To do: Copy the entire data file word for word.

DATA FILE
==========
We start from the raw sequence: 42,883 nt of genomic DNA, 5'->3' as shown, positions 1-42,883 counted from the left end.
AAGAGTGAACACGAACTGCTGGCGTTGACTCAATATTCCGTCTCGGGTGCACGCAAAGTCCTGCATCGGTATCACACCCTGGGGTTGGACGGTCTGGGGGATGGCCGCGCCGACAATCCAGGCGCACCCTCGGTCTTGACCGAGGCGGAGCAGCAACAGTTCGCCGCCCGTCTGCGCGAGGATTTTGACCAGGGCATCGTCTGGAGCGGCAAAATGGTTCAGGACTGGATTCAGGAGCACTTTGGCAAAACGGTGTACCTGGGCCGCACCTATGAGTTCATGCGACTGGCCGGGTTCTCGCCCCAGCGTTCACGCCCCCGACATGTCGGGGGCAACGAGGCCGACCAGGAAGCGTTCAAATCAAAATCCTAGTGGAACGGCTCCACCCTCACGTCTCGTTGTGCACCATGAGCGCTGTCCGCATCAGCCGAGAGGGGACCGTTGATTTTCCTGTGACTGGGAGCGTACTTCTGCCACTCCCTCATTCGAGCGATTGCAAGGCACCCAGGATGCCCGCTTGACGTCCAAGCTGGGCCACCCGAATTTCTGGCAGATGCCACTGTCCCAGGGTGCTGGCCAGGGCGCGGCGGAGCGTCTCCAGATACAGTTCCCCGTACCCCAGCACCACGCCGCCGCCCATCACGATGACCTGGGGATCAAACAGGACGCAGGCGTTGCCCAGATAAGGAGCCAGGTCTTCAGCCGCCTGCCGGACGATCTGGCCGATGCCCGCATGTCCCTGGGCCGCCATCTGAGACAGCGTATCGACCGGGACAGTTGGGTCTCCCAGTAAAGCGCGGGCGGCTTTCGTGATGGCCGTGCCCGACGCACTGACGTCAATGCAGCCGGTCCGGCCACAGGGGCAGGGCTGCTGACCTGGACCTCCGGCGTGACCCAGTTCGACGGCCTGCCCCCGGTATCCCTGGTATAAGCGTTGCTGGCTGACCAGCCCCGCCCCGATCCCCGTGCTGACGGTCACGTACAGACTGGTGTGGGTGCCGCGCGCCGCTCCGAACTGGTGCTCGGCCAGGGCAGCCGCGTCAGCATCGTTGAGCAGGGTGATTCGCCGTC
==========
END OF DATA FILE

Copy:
We start from the raw sequence: 42,883 nt of genomic DNA, 5'->3' as shown, positions 1-42,883 counted from the left end.
AAGAGTGAACACGAACTGCTGGCGTTGACTCAATATTCCGTCTCGGGTGCACGCAAAGTCCTGCATCGGTATCACACCCTGGGGTTGGACGGTCTGGGGGATGGCCGCGCCGACAATCCAGGCGCACCCTCGGTCTTGACCGAGGCGGAGCAGCAACAGTTCGCCGCCCGTCTGCGCGAGGATTTTGACCAGGGCATCGTCTGGAGCGGCAAAATGGTTCAGGACTGGATTCAGGAGCACTTTGGCAAAACGGTGTACCTGGGCCGCACCTATGAGTTCATGCGACTGGCCGGGTTCTCGCCCCAGCGTTCACGCCCCCGACATGTCGGGGGCAACGAGGCCGACCAGGAAGCGTTCAAATCAAAATCCTAGTGGAACGGCTCCACCCTCACGTCTCGTTGTGCACCATGAGCGCTGTCCGCATCAGCCGAGAGGGGACCGTTGATTTTCCTGTGACTGGGAGCGTACTTCTGCCACTCCCTCATTCGAGCGATTGCAAGGCACCCAGGATGCCCGCTTGACGTCCAAGCTGGGCCACCCGAATTTCTGGCAGATGCCACTGTCCCAGGGTGCTGGCCAGGGCGCGGCGGAGCGTCTCCAGATACAGTTCCCCGTACCCCAGCACCACGCCGCCGCCCATCACGATGACCTGGGGATCAAACAGGACGCAGGCGTTGCCCAGATAAGGAGCCAGGTCTTCAGCCGCCTGCCGGACGATCTGGCCGATGCCCGCATGTCCCTGGGCCGCCATCTGAGACAGCGTATCGACCGGGACAGTTGGGTCTCCCAGTAAAGCGCGGGCGGCTTTCGTGATGGCCGTGCCCGACGCACTGACGTCAATGCAGCCGGTCCGGCCACAGGGGCAGGGCTGCTGACCTGGACCTCCGGCGTGACCCAGTTCGACGGCCTGCCCCCGGTATCCCTGGTATAAGCGTTGCTGGCTGACCAGCCCCGCCCCGATCCCCGTGCTGACGGTCACGTACAGACTGGTGTGGGTGCCGCGCGCCGCTCCGAACTGGTGCTCGGCCAGGGCAGCCGCGTCAGCATCGTTGAGCAGGGTGATTCGCCGTC